If you’re a patient about to enter hospital for a procedure or treatment, one of the hardest things to obtain is an estimate of how much all of that is going to cost. Talk about healthcare being an industry, it is well within a consumer’s rights to know what he is paying for and how much it will set him back.
In today’s world of egalitarianism and transparency, one would expect that hospitals would give a reasonable estimate of the expected expenditure, in much the same way that a consumer expects a price quote for services to be rendered in practically every other industry. But yet, as a government study in the US published last month confirmed, consumers are usually unable to get accurate information about how much medical treatment will cost them before they receive it.
There were several reasons disclosed for this: difficulty of itemizing health care services in advance, billing coming from multiple providers, and the variety of insurance benefit structures. Add to this legal and competitive concerns about sharing price information, causing price comparisons to be extremely difficult.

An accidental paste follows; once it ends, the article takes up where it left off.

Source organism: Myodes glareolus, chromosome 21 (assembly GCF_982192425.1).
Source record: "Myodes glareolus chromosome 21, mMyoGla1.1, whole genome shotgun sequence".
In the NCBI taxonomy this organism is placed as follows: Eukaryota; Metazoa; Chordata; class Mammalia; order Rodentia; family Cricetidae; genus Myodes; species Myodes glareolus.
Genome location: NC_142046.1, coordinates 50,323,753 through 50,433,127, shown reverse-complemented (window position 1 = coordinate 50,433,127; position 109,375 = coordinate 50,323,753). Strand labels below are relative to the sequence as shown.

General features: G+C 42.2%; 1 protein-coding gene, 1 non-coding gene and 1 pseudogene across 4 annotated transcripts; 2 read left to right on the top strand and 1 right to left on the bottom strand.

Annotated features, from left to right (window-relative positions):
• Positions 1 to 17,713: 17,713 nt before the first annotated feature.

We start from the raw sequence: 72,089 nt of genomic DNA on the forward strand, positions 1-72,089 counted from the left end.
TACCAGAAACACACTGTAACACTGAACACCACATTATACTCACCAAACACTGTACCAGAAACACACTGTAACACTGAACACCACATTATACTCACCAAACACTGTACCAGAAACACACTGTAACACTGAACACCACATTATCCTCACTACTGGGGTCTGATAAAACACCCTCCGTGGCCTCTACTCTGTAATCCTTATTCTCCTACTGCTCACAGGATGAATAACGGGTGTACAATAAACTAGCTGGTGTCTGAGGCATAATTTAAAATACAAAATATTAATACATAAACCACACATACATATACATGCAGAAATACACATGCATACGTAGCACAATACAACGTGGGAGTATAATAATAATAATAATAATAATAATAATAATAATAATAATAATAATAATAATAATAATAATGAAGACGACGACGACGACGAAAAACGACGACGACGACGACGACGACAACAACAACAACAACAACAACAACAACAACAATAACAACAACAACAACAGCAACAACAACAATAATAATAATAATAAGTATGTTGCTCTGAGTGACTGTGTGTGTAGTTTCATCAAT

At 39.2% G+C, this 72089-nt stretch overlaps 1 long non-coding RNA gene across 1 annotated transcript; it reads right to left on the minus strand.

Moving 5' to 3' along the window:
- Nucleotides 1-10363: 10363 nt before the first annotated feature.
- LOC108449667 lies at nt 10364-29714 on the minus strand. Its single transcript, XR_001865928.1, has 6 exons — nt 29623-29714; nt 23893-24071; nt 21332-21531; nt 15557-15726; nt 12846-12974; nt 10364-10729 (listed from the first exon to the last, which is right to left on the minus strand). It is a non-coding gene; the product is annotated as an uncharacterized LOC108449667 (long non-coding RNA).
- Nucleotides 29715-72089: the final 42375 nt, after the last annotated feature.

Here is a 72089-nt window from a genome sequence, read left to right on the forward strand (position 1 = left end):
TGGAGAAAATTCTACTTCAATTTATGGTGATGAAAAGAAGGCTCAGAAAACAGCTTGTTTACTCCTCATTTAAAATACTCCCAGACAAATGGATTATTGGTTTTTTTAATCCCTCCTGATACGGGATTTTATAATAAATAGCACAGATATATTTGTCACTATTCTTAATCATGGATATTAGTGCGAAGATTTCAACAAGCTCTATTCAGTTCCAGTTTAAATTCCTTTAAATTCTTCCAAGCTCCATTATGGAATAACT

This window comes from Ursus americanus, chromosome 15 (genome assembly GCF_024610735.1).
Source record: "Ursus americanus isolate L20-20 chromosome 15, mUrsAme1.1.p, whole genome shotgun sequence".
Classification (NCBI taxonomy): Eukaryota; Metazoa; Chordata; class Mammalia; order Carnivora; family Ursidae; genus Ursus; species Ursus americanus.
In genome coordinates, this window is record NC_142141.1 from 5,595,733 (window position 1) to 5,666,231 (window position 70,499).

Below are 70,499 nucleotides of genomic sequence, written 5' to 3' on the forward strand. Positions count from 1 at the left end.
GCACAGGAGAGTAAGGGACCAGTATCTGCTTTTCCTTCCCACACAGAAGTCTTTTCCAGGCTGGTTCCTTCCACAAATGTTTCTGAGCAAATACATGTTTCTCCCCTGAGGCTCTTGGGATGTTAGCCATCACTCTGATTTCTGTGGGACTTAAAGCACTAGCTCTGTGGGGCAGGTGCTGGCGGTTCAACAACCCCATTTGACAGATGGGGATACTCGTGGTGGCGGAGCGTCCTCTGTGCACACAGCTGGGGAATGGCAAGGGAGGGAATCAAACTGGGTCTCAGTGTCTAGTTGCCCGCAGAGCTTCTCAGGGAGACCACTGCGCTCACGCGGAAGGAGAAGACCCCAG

I have always maintained that unlike other industries and businesses, healthcare services do not provide any ‘money-back’ guarantees should good outcomes are not achieved. Even if the surgery was a failure and death results, the costs of services provided still have to be paid by the consumer. Worse, if the surgery undergoes complications despite competent surgeons and fail-proof equipment, the unexpected expenditure incurred will prove to be an extra burden for the consumer. Herein lies another problem – the nature of medical treatment and surgery is such that, despite the best of intentions, unexpected complications can occur and upset the most carefully-thought budgets.
What do I recommend? Several hospitals now put up a price-list on their websites and it may be prudent to search around if you are price-conscious and paying out-of-pocket. But the final decision still depends on other factors like the quality of healthcare delivery and the reputation of the attending doctor as these do determine a good outcome. Legislation is pending in many countries where it is mandatory to exhibit a price-list so that price variations are transparent.
Even then, these price-lists will come to naught in the case of a medical emergency, where its really a case of Hobson’s choice and the consumer is pressured to pay for the services, like it or not. Yet again another example of why healthcare is not like any other industry..